codcmp |
codcmp reads two codon usage table files and writes to file the differences in codon usage fractions between the two tables.
The usage fraction of a codon is its proportion (0 to 1) of the total number of the codons in the sequences used to construct the usage table. For each codon that is used in both tables, it takes the difference between the usage fractions in the two tables. The sum of the differences and the sum of the differences squared is reported in the output file. It also counts the number of the 64 possible codons which are unused (i.e. has a usage fraction of 0) in either one or the other or both of the codon usage tables, and writes this to the output file.
How do you interpret the statistical significance of any difference between the tables?
Answer:
This is a very interesting question. I don't think that there is any way to say if it is statistically significant just from looking at it, as it is essentially a descriptive statistic about the difference between two 64-mer vectors. If you have a whole lot of sequences and codcmp results for all the possible pairwise comparisons, then the resulting distance matrix can be used to build a phylogenetic tree based on codon usage.
However, if you generate a series of random sequences, measure their codon usage and then do codcmp between each of your test sequences and all the random sequences, you could then use a z-test to see if the result between the two test sequences was outside of the top or bottom 5%.
This would assume that the codcmp results were normally distributed, but you could test that too. The simplest way is just to plot them and look for a bell-curve. For more rigour, find the mean and standard deviation of your results from the random sequences, use the normal distribution equation to generate a theoretical distribution for that mean and standard deviation, and then perform a chi square between the random data and the theoretically generated normal distribution. If you generate two sets of random data, each based on your two test sequences, an F-test should be used to establish that they have equal variances. Then you can safely go ahead and perform the z-test.
You could use shuffle to base your random sequences on the test sequences - so that would ensure the randomised background had the same nucleotide content.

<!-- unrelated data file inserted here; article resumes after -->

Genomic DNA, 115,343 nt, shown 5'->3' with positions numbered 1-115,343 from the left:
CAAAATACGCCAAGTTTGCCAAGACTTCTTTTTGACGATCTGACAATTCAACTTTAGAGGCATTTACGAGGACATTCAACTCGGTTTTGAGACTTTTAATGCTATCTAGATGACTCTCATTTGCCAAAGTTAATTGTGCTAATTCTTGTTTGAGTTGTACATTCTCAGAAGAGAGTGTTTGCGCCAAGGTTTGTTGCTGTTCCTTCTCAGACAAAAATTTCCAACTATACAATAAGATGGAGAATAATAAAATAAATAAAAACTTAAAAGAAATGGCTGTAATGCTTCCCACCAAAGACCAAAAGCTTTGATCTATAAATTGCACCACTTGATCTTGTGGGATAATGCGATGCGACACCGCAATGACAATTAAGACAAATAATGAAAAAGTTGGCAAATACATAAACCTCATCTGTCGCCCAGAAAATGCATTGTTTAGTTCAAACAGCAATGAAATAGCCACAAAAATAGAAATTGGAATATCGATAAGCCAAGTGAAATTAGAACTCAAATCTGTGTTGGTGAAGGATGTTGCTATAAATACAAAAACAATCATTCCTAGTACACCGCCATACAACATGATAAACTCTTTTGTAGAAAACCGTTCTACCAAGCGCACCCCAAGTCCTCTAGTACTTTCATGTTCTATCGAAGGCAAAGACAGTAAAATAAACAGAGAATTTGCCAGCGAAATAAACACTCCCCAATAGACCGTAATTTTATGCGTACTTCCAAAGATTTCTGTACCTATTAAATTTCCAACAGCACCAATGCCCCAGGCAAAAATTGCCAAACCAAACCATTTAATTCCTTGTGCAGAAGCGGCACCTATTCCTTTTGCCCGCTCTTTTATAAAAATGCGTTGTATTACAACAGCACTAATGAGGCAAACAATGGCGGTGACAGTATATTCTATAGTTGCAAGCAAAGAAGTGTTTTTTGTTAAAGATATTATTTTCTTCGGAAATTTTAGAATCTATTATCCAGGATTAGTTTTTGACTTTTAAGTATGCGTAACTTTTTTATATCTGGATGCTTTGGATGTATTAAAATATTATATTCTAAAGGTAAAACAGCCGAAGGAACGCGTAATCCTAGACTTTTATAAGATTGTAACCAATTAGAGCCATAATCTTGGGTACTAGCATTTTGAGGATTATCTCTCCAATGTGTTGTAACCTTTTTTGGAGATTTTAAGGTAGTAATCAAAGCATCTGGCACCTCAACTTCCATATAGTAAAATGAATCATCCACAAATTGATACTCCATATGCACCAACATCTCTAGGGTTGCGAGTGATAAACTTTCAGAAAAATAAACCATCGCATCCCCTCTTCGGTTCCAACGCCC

F-tests, z-tests and chi-tests can all be done in Excel, as well as being standard in most statistical analysis packages.
Answered by Derek Gatherer <d.gatherer © vir.gla.ac.uk> 21 Nov 2003
This compares the codon usage tables for Escherichia coli and Haemophilus influenzae.
% codcmp Codon usage table comparison Codon usage file: Eecoli.cut Second Codon usage file: Ehaein.cut Output file [eecoli.codcmp]: |
Go to the output files for this example
Standard (Mandatory) qualifiers: [-first] codon First codon usage file [-second] codon Second codon usage file for comparison [-outfile] outfile [*.codcmp] Output file name Additional (Optional) qualifiers: (none) Advanced (Unprompted) qualifiers: (none) Associated qualifiers: "-first" associated qualifiers -format1 string Data format "-second" associated qualifiers -format2 string Data format "-outfile" associated qualifiers -odirectory3 string Output directory General qualifiers: -auto boolean Turn off prompts -stdout boolean Write first file to standard output -filter boolean Read first file from standard input, write first file to standard output -options boolean Prompt for standard and additional values -debug boolean Write debug output to program.dbg -verbose boolean Report some/full command line options -help boolean Report command line options. More information on associated and general qualifiers can be found with -help -verbose -warning boolean Report warnings -error boolean Report errors -fatal boolean Report fatal errors -die boolean Report dying program messages |
Standard (Mandatory) qualifiers | Allowed values | Default | |